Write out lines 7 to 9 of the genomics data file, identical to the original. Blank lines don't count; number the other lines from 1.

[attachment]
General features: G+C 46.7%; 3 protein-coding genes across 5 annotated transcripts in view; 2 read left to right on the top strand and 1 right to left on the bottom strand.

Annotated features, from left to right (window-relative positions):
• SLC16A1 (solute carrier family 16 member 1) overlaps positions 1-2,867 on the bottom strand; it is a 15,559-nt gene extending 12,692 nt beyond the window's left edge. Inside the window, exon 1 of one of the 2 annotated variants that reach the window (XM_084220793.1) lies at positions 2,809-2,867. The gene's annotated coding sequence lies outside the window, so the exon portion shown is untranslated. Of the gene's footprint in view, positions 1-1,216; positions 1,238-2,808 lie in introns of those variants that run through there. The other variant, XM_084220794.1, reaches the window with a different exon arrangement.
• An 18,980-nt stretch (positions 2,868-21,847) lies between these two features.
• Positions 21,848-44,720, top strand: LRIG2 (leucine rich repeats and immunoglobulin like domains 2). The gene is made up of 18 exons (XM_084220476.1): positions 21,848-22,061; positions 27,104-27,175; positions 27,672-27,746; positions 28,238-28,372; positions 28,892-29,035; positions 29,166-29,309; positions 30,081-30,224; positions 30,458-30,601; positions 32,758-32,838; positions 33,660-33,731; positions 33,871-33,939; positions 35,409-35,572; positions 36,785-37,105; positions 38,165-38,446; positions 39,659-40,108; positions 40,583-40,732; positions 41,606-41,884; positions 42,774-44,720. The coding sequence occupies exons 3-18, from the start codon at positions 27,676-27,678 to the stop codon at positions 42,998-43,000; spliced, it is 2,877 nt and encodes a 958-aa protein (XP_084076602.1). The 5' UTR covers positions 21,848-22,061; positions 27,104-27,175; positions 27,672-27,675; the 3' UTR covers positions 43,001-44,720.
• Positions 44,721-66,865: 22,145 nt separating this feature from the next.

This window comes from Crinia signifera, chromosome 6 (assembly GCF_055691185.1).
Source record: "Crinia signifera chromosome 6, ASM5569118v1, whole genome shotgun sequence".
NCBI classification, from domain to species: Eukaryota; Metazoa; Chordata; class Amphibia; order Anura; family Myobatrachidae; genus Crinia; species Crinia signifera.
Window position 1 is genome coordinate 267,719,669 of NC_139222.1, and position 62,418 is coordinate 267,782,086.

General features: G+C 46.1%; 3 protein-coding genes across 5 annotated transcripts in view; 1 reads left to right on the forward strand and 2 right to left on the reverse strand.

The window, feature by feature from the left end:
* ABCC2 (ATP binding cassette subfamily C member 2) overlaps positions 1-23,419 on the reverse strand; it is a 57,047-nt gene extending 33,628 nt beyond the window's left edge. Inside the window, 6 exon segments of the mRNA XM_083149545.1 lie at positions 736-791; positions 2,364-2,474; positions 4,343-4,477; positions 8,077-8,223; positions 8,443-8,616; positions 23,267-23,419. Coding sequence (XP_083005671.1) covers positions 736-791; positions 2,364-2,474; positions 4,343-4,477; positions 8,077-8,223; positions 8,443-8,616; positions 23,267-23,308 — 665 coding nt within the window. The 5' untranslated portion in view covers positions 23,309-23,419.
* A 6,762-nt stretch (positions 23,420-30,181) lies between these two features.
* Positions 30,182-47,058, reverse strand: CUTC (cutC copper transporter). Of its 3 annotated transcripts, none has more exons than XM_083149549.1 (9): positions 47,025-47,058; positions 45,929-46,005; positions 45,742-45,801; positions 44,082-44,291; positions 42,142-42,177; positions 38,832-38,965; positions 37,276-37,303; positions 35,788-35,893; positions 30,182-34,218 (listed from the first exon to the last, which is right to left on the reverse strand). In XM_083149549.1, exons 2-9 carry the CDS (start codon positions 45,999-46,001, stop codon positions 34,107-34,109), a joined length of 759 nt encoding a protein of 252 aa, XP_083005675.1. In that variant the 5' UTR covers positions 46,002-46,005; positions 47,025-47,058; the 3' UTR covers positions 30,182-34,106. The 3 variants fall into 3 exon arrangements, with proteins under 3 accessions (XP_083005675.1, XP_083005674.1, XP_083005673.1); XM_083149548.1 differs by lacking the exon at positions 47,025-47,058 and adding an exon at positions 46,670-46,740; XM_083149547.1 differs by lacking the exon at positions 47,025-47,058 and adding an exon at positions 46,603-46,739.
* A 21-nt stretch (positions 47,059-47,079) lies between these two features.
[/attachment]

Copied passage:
This window comes from Crinia signifera, chromosome 6 (assembly GCF_055691185.1).
Source record: "Crinia signifera chromosome 6, ASM5569118v1, whole genome shotgun sequence".
NCBI classification, from domain to species: Eukaryota; Metazoa; Chordata; class Amphibia; order Anura; family Myobatrachidae; genus Crinia; species Crinia signifera.